Light scattering and absorption in tissue - models and measurements

University dissertation from Department of Physics, Lund Institute of Technology, P. O. Box 118, S-221 00 Lund, Sweden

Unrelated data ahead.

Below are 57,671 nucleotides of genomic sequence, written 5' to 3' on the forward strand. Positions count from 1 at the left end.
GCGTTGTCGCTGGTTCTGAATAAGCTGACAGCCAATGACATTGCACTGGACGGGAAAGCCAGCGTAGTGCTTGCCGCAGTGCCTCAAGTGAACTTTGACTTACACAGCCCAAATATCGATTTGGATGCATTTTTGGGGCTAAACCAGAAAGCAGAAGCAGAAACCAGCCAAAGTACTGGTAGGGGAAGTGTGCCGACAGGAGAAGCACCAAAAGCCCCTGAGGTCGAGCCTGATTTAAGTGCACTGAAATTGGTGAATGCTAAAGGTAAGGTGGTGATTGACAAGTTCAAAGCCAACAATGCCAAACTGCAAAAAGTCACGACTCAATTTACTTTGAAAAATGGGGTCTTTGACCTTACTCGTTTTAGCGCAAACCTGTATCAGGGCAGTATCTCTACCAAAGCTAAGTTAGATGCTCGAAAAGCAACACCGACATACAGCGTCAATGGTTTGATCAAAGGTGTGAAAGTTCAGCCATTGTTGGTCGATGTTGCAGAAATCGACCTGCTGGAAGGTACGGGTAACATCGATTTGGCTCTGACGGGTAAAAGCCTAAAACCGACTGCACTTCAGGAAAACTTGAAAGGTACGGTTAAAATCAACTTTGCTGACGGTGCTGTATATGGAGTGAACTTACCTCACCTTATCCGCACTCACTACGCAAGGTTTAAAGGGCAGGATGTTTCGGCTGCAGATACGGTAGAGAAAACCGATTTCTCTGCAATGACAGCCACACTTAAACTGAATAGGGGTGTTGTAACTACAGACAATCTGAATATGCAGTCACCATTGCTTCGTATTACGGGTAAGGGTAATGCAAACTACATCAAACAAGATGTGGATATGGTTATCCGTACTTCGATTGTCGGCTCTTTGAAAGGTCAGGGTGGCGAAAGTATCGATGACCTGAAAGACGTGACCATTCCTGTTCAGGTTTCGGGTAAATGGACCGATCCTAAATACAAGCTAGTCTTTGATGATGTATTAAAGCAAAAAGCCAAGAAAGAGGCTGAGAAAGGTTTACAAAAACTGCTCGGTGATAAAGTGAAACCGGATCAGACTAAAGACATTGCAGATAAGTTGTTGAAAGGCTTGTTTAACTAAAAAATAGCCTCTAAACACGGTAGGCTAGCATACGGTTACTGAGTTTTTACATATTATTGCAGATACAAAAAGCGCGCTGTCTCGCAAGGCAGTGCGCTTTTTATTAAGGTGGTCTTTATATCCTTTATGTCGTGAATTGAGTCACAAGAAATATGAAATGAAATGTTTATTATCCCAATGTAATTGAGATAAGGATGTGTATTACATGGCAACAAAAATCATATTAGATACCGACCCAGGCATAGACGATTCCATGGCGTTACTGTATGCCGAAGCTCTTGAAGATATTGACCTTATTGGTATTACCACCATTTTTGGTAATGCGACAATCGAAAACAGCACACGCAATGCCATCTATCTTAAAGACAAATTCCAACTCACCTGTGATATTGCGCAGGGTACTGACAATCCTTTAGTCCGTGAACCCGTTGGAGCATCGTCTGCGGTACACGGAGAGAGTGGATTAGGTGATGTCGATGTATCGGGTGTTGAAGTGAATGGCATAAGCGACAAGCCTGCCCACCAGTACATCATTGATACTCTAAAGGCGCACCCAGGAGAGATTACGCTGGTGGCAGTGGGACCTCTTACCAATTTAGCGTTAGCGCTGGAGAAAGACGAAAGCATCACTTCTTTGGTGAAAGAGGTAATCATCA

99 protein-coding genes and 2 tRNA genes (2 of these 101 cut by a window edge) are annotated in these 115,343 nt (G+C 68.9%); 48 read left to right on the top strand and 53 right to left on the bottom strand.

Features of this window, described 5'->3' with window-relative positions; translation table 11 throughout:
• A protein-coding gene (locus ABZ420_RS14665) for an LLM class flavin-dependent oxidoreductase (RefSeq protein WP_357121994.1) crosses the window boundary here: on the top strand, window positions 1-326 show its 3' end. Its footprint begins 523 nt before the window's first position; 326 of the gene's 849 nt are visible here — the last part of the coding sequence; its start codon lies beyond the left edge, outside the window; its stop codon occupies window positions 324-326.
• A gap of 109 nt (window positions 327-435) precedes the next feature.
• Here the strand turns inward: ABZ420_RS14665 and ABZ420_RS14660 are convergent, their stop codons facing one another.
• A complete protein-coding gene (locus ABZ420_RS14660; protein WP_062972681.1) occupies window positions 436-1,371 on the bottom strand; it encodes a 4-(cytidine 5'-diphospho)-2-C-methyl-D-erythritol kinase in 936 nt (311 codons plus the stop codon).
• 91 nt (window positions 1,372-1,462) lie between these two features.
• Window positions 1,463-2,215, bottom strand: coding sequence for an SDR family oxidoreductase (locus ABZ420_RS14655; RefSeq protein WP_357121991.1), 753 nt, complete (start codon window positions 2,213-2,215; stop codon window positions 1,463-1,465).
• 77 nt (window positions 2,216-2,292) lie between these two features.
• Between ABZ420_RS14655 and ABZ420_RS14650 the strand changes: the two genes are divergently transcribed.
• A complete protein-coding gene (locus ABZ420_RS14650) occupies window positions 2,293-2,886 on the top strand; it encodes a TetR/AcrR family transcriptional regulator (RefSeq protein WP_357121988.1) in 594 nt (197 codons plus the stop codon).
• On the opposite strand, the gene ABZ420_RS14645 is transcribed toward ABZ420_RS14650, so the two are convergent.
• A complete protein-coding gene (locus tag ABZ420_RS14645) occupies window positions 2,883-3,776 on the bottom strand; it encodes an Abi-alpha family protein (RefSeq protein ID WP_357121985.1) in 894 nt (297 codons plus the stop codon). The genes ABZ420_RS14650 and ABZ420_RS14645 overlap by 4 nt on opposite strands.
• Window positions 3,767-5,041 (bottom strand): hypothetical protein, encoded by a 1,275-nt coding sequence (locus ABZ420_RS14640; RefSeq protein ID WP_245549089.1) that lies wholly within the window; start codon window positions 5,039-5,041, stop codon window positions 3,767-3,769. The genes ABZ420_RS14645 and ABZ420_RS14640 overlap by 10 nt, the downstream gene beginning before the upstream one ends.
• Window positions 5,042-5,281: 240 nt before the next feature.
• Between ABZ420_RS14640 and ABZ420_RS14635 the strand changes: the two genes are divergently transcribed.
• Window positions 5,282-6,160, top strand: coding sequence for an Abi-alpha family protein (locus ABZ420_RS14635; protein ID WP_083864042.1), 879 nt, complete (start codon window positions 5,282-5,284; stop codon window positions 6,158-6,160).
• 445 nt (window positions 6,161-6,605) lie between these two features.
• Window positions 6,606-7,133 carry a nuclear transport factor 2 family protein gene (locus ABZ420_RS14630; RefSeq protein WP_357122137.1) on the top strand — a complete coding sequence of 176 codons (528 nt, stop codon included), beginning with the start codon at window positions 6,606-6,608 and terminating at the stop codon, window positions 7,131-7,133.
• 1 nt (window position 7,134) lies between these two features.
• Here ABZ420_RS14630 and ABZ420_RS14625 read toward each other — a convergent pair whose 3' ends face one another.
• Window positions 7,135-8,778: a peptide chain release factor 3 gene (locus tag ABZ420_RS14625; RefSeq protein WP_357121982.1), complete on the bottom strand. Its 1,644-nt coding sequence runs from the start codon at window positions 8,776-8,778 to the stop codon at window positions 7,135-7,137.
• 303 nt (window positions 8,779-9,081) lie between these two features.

Abstract: In this work a number of theoretical models, describing light propagation in matter, have been applied to and developed for the examination of tissue. The aim was to model the light scattering and absorption in tissue in order to improve the understanding of underlying mechanisms of laser-based diagnostics and treatment modalities utilised for cancer and cardiovascular diseases. The models studied ranged from the simplest Beer-Lambert law, assuming a plain exponential behaviour of the light transport, to solutions of Maxwell's fundamental equations for the scattering of electromagnetic waves. The latter approach was specifically used for computations of light scattering by red blood cell volume-equivalent spheroids by applying the numerical T-matrix formalism. Furthermore, the adding-doubling method, based on the radiative transport equation for multiple scattering, as well as the stochastic Monte Carlo approach, describing the light transport as a random walk process of photons, were employed to model light propagation in dense tissue. The advantages and disadvantages of each model are discussed by exemplifying which applications they are useful for and valid in. Light scattering and absorption in tissue were also studied in practice. The absorption and scattering characteristics governing the macroscopic light propagation were determined in vitro in terms of the absorption and scattering coefficients as well as the g-factor, employing different integrating-sphere techniques. Changes in these fundamental optical properties were monitored for tissue being exposed to laser-based treatment modalities, such as photodynamic therapy (PDT) and continuous or pulsed thermotherapy. The observed influence on the scattering properties and the manifest increase in the absorption coefficient could be related to mainly morphological and biochemical changes in the blood and/or microvascular damage in the tissue. The latter was further confirmed by an imaging technique showing changes in laser-Doppler signals from moving red blood cells in conjunction with PDT, indicating a local increase in tissue perfusion. Differences in tissue characteristics were monitored in vivo, in order to distinguish diseased from healthy tissue alone, or in combination with photosensitive agents, employing laser-induced fluorescence (LIF) or near infrared (NIR) spectroscopy. Malignancies in the skin and in the oesophagus could be identified utilising the tumour selective agents ALA and Photofrin respectively, in conjunction with LIF. It was also shown to be possible to spectroscopically distinguish fibrous and fatty heart tissue from healthy myocardium in vitro using either LIF or NIR spectroscopy, if combined with a powerful analysis method such as Principal Component Analysis (PCA).

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